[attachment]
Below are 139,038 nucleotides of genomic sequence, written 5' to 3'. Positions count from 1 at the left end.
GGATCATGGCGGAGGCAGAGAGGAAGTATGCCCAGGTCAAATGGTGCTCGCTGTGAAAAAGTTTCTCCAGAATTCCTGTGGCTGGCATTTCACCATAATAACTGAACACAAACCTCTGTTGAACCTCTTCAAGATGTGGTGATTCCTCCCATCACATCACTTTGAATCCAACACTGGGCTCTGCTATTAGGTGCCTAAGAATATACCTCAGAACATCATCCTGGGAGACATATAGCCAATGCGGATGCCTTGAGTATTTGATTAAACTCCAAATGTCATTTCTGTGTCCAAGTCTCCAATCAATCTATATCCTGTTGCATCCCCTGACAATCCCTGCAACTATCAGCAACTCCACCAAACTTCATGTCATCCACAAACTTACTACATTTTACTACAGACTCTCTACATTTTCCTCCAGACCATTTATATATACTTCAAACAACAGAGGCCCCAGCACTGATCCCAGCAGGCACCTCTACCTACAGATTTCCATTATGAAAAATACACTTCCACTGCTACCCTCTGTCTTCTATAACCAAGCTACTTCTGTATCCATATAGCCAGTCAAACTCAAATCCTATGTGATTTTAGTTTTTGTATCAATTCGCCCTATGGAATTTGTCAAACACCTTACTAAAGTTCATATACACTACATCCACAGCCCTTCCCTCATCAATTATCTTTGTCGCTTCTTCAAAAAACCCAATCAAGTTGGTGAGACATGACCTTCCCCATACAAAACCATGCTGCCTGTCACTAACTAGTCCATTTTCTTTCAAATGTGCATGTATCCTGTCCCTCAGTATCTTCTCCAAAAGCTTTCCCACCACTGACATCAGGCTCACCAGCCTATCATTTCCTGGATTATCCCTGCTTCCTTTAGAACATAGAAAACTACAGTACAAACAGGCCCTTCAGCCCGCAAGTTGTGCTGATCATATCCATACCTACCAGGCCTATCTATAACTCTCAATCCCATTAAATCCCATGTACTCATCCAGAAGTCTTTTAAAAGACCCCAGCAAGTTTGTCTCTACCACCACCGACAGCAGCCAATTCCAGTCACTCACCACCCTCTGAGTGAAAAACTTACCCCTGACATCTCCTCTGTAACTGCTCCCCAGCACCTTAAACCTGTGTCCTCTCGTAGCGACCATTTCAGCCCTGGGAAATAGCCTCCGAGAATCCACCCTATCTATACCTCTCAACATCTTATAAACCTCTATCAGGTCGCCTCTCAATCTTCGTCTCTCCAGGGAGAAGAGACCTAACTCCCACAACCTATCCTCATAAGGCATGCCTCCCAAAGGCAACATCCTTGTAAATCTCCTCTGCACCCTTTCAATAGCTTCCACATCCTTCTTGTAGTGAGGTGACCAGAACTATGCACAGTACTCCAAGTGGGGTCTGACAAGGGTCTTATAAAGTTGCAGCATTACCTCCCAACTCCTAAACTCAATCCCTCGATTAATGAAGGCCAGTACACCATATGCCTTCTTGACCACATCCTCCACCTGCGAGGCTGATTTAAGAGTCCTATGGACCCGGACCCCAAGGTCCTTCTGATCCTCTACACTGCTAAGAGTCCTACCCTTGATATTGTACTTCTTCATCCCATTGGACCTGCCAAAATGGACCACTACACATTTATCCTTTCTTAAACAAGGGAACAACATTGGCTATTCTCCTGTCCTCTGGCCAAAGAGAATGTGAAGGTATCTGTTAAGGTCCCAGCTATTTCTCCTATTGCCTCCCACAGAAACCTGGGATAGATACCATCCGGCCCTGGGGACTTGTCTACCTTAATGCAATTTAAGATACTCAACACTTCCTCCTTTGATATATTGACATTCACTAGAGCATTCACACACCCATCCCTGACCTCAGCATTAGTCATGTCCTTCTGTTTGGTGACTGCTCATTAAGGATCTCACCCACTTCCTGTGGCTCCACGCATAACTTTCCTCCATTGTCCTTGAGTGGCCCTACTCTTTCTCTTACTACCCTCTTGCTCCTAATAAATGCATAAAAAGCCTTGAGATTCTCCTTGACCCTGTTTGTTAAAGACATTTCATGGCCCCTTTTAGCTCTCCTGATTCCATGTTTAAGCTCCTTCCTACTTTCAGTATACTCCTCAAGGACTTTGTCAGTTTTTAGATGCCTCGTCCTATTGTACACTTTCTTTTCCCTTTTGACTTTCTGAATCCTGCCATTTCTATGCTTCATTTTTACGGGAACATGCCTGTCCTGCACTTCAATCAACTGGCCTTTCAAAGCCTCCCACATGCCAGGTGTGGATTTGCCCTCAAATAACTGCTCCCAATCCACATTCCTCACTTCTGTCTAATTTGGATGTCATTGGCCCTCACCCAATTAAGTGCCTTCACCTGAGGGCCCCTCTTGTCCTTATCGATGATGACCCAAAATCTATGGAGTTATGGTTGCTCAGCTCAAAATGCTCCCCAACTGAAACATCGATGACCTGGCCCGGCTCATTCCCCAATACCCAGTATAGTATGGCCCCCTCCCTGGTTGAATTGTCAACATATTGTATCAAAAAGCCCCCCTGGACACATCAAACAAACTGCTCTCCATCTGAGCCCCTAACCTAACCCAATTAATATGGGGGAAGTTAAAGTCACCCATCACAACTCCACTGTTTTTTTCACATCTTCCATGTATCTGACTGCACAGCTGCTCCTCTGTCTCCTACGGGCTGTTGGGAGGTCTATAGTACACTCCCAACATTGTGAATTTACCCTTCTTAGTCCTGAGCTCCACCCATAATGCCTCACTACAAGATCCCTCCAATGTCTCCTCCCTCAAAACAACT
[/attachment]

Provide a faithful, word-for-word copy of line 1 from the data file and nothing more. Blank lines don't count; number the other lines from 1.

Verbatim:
Below are 139,038 nucleotides of genomic sequence, written 5' to 3'. Positions count from 1 at the left end.